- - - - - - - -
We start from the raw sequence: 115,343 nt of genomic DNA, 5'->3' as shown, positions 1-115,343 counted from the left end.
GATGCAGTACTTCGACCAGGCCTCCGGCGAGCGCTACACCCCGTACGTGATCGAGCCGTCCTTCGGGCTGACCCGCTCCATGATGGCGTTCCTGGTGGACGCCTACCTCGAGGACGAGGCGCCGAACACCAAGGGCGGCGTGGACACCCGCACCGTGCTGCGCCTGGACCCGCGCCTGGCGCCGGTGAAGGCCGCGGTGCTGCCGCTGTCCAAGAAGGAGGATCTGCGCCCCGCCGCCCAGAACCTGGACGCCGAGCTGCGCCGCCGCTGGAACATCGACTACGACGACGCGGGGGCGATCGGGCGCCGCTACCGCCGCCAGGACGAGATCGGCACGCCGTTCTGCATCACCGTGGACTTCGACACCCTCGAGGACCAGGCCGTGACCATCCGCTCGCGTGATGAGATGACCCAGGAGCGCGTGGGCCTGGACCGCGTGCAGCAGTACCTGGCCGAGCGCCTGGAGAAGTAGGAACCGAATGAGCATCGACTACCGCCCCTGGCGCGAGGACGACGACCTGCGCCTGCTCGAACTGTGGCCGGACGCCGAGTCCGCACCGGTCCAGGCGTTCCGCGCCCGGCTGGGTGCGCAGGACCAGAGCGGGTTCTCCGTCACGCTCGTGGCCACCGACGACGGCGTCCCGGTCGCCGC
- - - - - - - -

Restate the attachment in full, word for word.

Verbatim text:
We start from the raw sequence: 115,343 nt of genomic DNA, 5'->3' as shown, positions 1-115,343 counted from the left end.
GATGCAGTACTTCGACCAGGCCTCCGGCGAGCGCTACACCCCGTACGTGATCGAGCCGTCCTTCGGGCTGACCCGCTCCATGATGGCGTTCCTGGTGGACGCCTACCTCGAGGACGAGGCGCCGAACACCAAGGGCGGCGTGGACACCCGCACCGTGCTGCGCCTGGACCCGCGCCTGGCGCCGGTGAAGGCCGCGGTGCTGCCGCTGTCCAAGAAGGAGGATCTGCGCCCCGCCGCCCAGAACCTGGACGCCGAGCTGCGCCGCCGCTGGAACATCGACTACGACGACGCGGGGGCGATCGGGCGCCGCTACCGCCGCCAGGACGAGATCGGCACGCCGTTCTGCATCACCGTGGACTTCGACACCCTCGAGGACCAGGCCGTGACCATCCGCTCGCGTGATGAGATGACCCAGGAGCGCGTGGGCCTGGACCGCGTGCAGCAGTACCTGGCCGAGCGCCTGGAGAAGTAGGAACCGAATGAGCATCGACTACCGCCCCTGGCGCGAGGACGACGACCTGCGCCTGCTCGAACTGTGGCCGGACGCCGAGTCCGCACCGGTCCAGGCGTTCCGCGCCCGGCTGGGTGCGCAGGACCAGAGCGGGTTCTCCGTCACGCTCGTGGCCACCGACGACGGCGTCCCGGTCGCCGC